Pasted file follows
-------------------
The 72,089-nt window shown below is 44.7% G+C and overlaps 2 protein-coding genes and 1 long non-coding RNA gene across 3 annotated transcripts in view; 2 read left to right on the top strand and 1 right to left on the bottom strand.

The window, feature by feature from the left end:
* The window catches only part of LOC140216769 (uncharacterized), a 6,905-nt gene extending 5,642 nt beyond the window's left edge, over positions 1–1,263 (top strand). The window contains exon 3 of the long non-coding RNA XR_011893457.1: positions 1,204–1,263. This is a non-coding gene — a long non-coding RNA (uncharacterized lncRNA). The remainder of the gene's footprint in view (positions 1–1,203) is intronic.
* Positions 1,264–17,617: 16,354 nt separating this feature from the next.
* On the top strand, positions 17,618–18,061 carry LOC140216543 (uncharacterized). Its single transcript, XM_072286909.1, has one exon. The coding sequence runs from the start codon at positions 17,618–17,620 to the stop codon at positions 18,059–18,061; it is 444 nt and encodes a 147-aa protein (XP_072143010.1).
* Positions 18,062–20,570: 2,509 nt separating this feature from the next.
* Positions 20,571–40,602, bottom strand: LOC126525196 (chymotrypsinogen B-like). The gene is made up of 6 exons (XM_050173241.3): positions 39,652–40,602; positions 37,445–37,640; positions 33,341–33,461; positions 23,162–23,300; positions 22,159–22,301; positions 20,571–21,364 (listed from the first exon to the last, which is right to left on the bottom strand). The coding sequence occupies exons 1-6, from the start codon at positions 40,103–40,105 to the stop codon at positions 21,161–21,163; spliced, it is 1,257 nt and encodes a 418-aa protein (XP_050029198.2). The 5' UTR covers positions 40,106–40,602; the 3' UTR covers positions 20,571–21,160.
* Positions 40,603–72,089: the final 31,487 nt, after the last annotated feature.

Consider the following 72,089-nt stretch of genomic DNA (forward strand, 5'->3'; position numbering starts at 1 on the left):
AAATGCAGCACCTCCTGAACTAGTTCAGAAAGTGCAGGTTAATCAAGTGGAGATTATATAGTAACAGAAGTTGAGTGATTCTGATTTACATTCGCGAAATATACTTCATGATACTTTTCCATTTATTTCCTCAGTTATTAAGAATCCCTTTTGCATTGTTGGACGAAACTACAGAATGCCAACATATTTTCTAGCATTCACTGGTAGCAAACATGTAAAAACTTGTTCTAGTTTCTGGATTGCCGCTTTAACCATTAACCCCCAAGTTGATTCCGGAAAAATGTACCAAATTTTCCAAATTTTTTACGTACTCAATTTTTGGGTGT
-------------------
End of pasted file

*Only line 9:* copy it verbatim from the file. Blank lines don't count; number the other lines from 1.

Consider the following 72,089-nt stretch of genomic DNA (forward strand, 5'->3'; position numbering starts at 1 on the left):